While the new spring glow in the waters of Jervis Bay may look like a sign of alien activity, there is a more reasonable explanation.
Local marine ecologist Dr Pia Winberg wants to assure readers the mysterious glowing waves of Jervis Bay have a scientific explanation.
“Nature is more amazing than sci-fi, I’ll tell you that much,” Dr Winberg said.
The illuminated waves indicate the presence of bioluminescent organisms in the water.
“Bioluminescence is a biological phenomenon that exists in many different types of organisms and for many different reasons,” Dr Winberg said.
“In the case of the bioluminescence that we’ve been seeing in the oceans it comes from a type of algae called dinoflagellates.”
Dr Winberg said dinoflagellates illuminated under certain conditions.
“There needs to be nutrients dwelling on the surface of the water in the sunlight, which tends to happen around spring when the water is heating up and the bottom currents come up to the surface.”
Dr Winberg said this species was different to other types of algae.
“These algae are not photosynthesising and are not green. It’s a funny thing, they are actually a little bit up the food chain, eating other small microalgae,” she said.
“In the daylight, the algae looks a pinky-red and if there is lots of the algae, it can actually look like a red tide, but at nighttime, they actually bioluminesce on the surface of the water.
“Basically, ocean turbulence in spring can trigger the algae.”
Local photographer Maree Clout said bioluminescent activity could be unpredictable.
“If the winds and the tides looked right, I’d go look for it and 90 per cent of the time we wouldn’t find it.
“But on the times that we did find it it was definitely something magical.”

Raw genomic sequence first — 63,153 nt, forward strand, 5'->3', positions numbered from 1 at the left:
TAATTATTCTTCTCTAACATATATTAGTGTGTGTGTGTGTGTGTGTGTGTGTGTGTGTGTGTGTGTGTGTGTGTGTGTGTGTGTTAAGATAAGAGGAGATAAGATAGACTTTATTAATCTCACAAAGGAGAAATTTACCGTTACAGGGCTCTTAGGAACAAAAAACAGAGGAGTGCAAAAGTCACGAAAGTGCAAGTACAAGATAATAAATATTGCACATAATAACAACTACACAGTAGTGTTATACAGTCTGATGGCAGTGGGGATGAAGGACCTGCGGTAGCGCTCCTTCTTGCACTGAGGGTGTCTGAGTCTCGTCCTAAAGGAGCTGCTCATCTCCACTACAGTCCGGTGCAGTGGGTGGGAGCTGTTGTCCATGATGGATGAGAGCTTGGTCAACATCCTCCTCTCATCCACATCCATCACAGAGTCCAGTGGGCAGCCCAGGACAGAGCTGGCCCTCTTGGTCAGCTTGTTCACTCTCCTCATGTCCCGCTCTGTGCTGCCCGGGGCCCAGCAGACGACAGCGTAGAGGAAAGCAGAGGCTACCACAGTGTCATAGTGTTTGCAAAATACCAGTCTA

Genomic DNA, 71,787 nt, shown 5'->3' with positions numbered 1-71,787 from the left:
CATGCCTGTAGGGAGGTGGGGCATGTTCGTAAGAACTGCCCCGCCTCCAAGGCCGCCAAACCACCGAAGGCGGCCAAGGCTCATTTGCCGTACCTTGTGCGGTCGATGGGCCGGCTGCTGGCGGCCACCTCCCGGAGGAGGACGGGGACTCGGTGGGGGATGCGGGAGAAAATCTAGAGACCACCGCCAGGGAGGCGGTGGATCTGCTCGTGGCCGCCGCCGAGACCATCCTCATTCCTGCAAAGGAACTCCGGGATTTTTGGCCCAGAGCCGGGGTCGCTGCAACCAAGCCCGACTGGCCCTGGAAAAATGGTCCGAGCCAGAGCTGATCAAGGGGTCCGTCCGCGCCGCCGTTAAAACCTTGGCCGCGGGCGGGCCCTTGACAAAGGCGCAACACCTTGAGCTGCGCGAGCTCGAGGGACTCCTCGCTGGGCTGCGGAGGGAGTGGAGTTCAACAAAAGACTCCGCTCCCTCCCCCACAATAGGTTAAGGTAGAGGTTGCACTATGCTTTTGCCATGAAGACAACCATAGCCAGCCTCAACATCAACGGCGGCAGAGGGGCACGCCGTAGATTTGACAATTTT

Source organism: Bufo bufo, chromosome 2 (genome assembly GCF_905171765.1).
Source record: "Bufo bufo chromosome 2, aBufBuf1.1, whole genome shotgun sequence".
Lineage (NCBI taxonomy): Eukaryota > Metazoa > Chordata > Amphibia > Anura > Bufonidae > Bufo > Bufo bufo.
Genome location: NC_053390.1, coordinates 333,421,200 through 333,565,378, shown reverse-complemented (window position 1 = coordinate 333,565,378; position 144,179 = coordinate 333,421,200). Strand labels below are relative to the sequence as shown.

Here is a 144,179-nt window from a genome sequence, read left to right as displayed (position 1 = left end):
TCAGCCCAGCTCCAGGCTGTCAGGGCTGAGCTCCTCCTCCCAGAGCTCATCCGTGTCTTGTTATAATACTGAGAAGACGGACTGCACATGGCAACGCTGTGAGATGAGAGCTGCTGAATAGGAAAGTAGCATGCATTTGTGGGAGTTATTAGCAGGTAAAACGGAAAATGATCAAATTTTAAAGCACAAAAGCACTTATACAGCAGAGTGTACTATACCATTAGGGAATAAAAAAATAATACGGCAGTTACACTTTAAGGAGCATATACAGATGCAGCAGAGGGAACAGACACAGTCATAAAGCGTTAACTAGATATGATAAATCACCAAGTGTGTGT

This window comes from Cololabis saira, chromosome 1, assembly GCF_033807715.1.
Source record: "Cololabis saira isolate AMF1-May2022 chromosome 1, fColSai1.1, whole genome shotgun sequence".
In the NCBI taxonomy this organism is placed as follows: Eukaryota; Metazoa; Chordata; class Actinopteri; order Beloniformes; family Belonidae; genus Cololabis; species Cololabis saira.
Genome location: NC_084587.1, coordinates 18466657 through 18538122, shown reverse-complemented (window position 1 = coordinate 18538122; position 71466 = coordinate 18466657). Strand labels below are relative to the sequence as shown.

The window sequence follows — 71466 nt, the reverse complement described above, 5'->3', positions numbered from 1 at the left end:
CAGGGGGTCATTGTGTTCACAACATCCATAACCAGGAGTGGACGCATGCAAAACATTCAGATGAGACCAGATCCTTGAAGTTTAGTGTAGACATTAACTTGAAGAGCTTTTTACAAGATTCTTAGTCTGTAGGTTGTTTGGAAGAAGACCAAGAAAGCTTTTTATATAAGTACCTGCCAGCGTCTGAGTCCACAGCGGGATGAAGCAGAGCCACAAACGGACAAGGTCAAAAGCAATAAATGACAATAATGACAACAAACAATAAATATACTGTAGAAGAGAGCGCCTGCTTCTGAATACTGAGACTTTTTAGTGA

Ms Clout has been photographing bioluminescence in the Jervis Bay area for more than 10 years.
“I think it was my dad that made me aware of the bioluminescence,” Ms Clout said.
“He was a professional fisherman in the Jervis Bay area and he used to talk about it when I was little. He’d say, ‘The water was blue at nighttime’.
“One day, when I was just walking with my first daughter, Miranda, and she was splashing in the water, we saw the blue glow.
“A friend of mine photographed bioluminescence and we both started going out at night to photograph it together.”
Ms Clout said the bioluminescence could be captured on a smartphone if the bioluminescence was bright enough.
“If it’s a really good bloom of bio, you can pick it up on an iPhone quite easily, but the best bet is a slow exposure on a digital SLR,” Ms Clout said.
“You don’t need to edit the photos because it picks up so blue during a slow exposure. Sometimes I use a bit of contrast, but that’s it.
“I’ve noticed that some people try photographing it and try to saturate it afterwards and it actually blows out the blue and looks white, so it doesn’t really work to edit the bioluminescence.”
Ms Clout said if people wanted to visit Jervis Bay for the bioluminescence, the Bioluminescence Australia Facebook group posted nearby sightings.
“Our main beach that we seem to find it is Barfleur Beach, near Plantation Point, because the northeast winds come in on that beach,” Ms Clout said.